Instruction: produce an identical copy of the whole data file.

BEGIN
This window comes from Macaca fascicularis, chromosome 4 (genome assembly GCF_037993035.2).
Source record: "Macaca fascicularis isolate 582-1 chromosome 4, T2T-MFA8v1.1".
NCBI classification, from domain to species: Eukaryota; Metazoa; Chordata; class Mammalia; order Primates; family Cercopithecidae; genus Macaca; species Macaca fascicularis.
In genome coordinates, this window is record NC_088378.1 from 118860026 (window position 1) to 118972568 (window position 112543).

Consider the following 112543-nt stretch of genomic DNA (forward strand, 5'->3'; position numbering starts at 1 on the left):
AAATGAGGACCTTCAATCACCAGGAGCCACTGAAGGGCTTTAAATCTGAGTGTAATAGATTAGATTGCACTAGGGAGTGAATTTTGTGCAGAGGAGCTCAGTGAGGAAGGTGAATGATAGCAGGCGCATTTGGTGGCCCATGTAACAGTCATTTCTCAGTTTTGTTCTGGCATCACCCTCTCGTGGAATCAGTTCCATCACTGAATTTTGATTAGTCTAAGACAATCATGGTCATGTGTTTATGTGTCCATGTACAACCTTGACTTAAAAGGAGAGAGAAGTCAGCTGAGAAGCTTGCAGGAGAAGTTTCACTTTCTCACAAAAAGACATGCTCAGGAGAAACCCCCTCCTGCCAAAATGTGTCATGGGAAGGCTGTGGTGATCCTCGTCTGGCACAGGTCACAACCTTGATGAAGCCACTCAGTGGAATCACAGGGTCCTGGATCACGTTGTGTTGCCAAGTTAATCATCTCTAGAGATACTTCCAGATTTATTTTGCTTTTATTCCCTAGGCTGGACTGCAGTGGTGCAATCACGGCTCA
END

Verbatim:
This window comes from Macaca fascicularis, chromosome 4 (genome assembly GCF_037993035.2).
Source record: "Macaca fascicularis isolate 582-1 chromosome 4, T2T-MFA8v1.1".
NCBI classification, from domain to species: Eukaryota; Metazoa; Chordata; class Mammalia; order Primates; family Cercopithecidae; genus Macaca; species Macaca fascicularis.
In genome coordinates, this window is record NC_088378.1 from 118860026 (window position 1) to 118972568 (window position 112543).

Consider the following 112543-nt stretch of genomic DNA (forward strand, 5'->3'; position numbering starts at 1 on the left):
AAATGAGGACCTTCAATCACCAGGAGCCACTGAAGGGCTTTAAATCTGAGTGTAATAGATTAGATTGCACTAGGGAGTGAATTTTGTGCAGAGGAGCTCAGTGAGGAAGGTGAATGATAGCAGGCGCATTTGGTGGCCCATGTAACAGTCATTTCTCAGTTTTGTTCTGGCATCACCCTCTCGTGGAATCAGTTCCATCACTGAATTTTGATTAGTCTAAGACAATCATGGTCATGTGTTTATGTGTCCATGTACAACCTTGACTTAAAAGGAGAGAGAAGTCAGCTGAGAAGCTTGCAGGAGAAGTTTCACTTTCTCACAAAAAGACATGCTCAGGAGAAACCCCCTCCTGCCAAAATGTGTCATGGGAAGGCTGTGGTGATCCTCGTCTGGCACAGGTCACAACCTTGATGAAGCCACTCAGTGGAATCACAGGGTCCTGGATCACGTTGTGTTGCCAAGTTAATCATCTCTAGAGATACTTCCAGATTTATTTTGCTTTTATTCCCTAGGCTGGACTGCAGTGGTGCAATCACGGCTCA